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Home » Video
How to Overclock Your Video Card
Author: Gabriel Torres 501,061 views
Type: Tutorials Last Updated: November 28, 2006
Page: 1 of 12
Introduction

You can increase the gaming performance of your computer by overclocking your video card. Overclocking is a technique that enables a given hardware part to operate at a clock frequency above its standard frequency, thus increasing its performance. In this tutorial, we will explain in detail how to overclock your video card by using several tips and tricks.

If your PC has a video card embedded on the motherboard (i.e., “on-board video”), you won’t be able to overclock it, as your PC doesn’t have a real video card installed – the video is produced by the motherboard chipset. In the following pages, we deal exclusively with real video cards, the ones that are connected to your PC through an expansion slot.

To learn how to overclock your video card, first you need to learn how a video card works. In Figure 1, you see a very basic diagram showing the video card’s main components and how they are interconnected.

Anatomy of a Video Card
click to enlarge
Figure 1: Anatomy of a video card

The heart of a video card is its graphics chip, also known as GPU (Graphics Processing Unit). It works at a certain clock rate, sometimes referred to as “core clock” or “engine clock.” When we think of overclocking a video card, the first thing that usually comes to mind is to increase the GPU’s core clock.

The GPUs from NVIDIA have two clock signals, one used by its shader engines and another used by the rest of the chip (the core clock we’ve just described), and this second signal (shader clock) is linked to the core clock, so increasing the core clock you automatically increase the shader clock.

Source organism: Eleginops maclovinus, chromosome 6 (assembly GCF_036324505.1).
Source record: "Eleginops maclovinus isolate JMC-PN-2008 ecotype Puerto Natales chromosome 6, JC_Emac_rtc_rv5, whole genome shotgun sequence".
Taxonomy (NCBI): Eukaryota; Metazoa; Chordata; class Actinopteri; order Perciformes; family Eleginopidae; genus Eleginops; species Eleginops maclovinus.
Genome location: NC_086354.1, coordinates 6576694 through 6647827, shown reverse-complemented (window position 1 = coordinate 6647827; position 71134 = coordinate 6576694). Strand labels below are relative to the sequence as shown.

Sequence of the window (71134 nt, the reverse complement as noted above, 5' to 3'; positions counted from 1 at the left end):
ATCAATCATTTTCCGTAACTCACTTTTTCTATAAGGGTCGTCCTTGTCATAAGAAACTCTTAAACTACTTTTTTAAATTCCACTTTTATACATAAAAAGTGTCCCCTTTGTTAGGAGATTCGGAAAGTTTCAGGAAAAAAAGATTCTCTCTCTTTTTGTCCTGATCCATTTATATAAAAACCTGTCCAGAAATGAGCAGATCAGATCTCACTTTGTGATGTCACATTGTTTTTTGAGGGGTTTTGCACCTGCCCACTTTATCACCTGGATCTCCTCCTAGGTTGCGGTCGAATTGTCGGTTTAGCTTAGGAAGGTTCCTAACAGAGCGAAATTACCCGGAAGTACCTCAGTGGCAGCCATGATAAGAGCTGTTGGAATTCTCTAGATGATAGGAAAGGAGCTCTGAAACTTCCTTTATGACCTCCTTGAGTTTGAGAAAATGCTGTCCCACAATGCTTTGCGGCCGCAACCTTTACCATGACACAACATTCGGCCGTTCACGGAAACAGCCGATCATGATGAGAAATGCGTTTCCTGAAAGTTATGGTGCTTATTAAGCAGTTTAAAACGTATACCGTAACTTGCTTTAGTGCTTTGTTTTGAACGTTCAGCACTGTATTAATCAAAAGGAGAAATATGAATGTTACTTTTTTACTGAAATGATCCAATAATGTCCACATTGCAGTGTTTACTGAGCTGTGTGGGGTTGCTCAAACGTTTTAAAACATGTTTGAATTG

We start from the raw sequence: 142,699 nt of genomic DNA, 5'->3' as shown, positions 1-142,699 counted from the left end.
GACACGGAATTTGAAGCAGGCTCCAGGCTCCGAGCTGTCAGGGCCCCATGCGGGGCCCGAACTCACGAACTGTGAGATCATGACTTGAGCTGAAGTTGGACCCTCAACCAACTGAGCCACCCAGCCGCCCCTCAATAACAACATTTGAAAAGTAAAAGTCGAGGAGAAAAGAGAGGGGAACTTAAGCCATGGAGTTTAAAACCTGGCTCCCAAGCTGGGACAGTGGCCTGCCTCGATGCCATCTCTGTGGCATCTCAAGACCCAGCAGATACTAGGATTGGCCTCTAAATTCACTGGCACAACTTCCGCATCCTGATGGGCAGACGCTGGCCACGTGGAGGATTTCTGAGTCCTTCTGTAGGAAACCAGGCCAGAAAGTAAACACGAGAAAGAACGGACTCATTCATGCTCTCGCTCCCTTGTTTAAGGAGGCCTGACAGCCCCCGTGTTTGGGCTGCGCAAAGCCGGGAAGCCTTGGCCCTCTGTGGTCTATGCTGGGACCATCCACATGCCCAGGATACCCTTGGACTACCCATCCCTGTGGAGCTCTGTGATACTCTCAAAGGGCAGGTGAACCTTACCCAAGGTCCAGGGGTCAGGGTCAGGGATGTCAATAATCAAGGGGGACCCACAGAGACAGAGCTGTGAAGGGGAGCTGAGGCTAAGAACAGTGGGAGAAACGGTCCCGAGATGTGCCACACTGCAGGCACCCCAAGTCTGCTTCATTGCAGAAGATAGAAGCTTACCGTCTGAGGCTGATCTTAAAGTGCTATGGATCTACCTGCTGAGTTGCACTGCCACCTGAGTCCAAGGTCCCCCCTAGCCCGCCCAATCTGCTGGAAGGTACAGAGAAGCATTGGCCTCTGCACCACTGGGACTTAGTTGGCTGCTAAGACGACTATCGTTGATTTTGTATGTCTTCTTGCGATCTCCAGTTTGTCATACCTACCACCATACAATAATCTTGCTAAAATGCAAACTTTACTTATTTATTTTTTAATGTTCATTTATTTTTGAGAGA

The GPU is connected to the video memory (which is physically located on the video card) using a dedicated memory bus (yellow in Figure 1). This bus, known as a “memory clock,” also works at a certain clock rate. We can increase this clock rate in order to increase the performance of your video card, which we will show you how to do.

One important thing to remember is that nowadays the memory bus usually works by transferring two data per clock cycle, a technique known as DDR (Double Data Rate). Because of this technique, the memory clock can sometimes be referred to as the double of its real clock rate, because the transfer rate achieved by the DDR technique is double the transfer rate of a regular memory transferring just one datum per clock cycle. In order to avoid confusion during our tutorial, we will add the letters DDR after clock rates that are “doubled.” For instance, 300 MHz and 600 MHz DDR are the same thing, as this 600 MHz DDR clock rate is really 300 MHz transferring two data per clock cycle.

The memory bus – which can also be referred to as the memory interface – transfers a certain number of bits per time between the GPU and the video memory – 64 bits, 128 bits, 256 bits, etc. This number is fixed and you cannot change it. In other words, there is no way for you to transform your 128-bit video card into one that is 256 bits. This is a physical limitation. Each bit is transferred through an individual wire on the video card printed circuit board, so a video card with a 128-bit memory interface has 128 wires connecting the GPU to the memory. It is impossible to change this number, as you would need to add 128 more wires between the GPU and the memory chips (and also probably add or change the memory chips). The same thing holds true for the video memory size. You cannot transform your 128 MB video card into a 256 MB one simply because you would need to add more memory chips to it.

The GPU is connected to the motherboard through an I/O slot such as PCI Express and AGP. This connection is also performed at a certain clock rate (100 MHz for PCI Express and 66 MHz for AGP). Some motherboards allow you to increase this clock rate, providing a third option to overclock your video card. Notice that this option depends on the motherboard rather than the video card, as it is the motherboard that controls the I/O slot where the video card is installed. Some overclocking-oriented motherboards also afford an option to increase the I/O slot voltage (i.e., the video card voltage), which can make your video card achieve a higher overclocking.

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